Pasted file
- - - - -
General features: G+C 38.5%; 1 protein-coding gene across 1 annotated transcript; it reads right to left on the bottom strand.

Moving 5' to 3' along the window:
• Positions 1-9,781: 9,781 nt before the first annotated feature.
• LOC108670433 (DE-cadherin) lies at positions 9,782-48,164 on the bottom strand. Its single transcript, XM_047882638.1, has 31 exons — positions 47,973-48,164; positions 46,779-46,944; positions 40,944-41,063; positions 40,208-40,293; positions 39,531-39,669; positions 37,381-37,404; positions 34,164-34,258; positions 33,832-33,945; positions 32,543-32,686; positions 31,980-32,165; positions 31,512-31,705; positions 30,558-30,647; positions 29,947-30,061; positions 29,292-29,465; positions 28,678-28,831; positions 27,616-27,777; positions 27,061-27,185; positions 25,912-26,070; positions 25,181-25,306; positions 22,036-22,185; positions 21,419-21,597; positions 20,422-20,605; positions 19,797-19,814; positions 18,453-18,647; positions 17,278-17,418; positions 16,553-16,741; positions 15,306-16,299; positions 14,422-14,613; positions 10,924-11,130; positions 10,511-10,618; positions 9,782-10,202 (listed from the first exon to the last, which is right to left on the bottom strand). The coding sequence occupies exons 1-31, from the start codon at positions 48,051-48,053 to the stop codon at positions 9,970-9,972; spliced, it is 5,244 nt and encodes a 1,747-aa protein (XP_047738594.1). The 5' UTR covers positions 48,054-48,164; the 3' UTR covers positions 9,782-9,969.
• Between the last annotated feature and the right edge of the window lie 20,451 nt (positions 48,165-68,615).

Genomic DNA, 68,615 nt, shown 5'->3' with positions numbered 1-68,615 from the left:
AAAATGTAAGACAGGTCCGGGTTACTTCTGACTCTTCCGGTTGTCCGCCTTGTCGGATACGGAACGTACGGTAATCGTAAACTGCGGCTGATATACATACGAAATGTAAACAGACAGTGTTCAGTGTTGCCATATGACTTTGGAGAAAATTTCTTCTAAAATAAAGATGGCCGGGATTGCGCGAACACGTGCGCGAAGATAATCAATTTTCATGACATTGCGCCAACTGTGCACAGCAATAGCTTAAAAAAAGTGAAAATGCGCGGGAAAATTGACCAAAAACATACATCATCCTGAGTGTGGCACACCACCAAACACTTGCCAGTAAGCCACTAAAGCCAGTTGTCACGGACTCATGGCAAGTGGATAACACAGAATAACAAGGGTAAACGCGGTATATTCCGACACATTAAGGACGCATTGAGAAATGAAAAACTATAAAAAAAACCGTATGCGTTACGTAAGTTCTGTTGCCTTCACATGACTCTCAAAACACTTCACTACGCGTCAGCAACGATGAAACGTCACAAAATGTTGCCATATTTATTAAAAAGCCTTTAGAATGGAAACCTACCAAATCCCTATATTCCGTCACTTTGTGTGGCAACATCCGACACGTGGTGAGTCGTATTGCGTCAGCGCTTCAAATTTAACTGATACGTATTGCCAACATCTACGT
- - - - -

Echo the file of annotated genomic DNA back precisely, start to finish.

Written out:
General features: G+C 38.5%; 1 protein-coding gene across 1 annotated transcript; it reads right to left on the bottom strand.

Moving 5' to 3' along the window:
• Positions 1-9,781: 9,781 nt before the first annotated feature.
• LOC108670433 (DE-cadherin) lies at positions 9,782-48,164 on the bottom strand. Its single transcript, XM_047882638.1, has 31 exons — positions 47,973-48,164; positions 46,779-46,944; positions 40,944-41,063; positions 40,208-40,293; positions 39,531-39,669; positions 37,381-37,404; positions 34,164-34,258; positions 33,832-33,945; positions 32,543-32,686; positions 31,980-32,165; positions 31,512-31,705; positions 30,558-30,647; positions 29,947-30,061; positions 29,292-29,465; positions 28,678-28,831; positions 27,616-27,777; positions 27,061-27,185; positions 25,912-26,070; positions 25,181-25,306; positions 22,036-22,185; positions 21,419-21,597; positions 20,422-20,605; positions 19,797-19,814; positions 18,453-18,647; positions 17,278-17,418; positions 16,553-16,741; positions 15,306-16,299; positions 14,422-14,613; positions 10,924-11,130; positions 10,511-10,618; positions 9,782-10,202 (listed from the first exon to the last, which is right to left on the bottom strand). The coding sequence occupies exons 1-31, from the start codon at positions 48,051-48,053 to the stop codon at positions 9,970-9,972; spliced, it is 5,244 nt and encodes a 1,747-aa protein (XP_047738594.1). The 5' UTR covers positions 48,054-48,164; the 3' UTR covers positions 9,782-9,969.
• Between the last annotated feature and the right edge of the window lie 20,451 nt (positions 48,165-68,615).

Genomic DNA, 68,615 nt, shown 5'->3' with positions numbered 1-68,615 from the left:
AAAATGTAAGACAGGTCCGGGTTACTTCTGACTCTTCCGGTTGTCCGCCTTGTCGGATACGGAACGTACGGTAATCGTAAACTGCGGCTGATATACATACGAAATGTAAACAGACAGTGTTCAGTGTTGCCATATGACTTTGGAGAAAATTTCTTCTAAAATAAAGATGGCCGGGATTGCGCGAACACGTGCGCGAAGATAATCAATTTTCATGACATTGCGCCAACTGTGCACAGCAATAGCTTAAAAAAAGTGAAAATGCGCGGGAAAATTGACCAAAAACATACATCATCCTGAGTGTGGCACACCACCAAACACTTGCCAGTAAGCCACTAAAGCCAGTTGTCACGGACTCATGGCAAGTGGATAACACAGAATAACAAGGGTAAACGCGGTATATTCCGACACATTAAGGACGCATTGAGAAATGAAAAACTATAAAAAAAACCGTATGCGTTACGTAAGTTCTGTTGCCTTCACATGACTCTCAAAACACTTCACTACGCGTCAGCAACGATGAAACGTCACAAAATGTTGCCATATTTATTAAAAAGCCTTTAGAATGGAAACCTACCAAATCCCTATATTCCGTCACTTTGTGTGGCAACATCCGACACGTGGTGAGTCGTATTGCGTCAGCGCTTCAAATTTAACTGATACGTATTGCCAACATCTACGT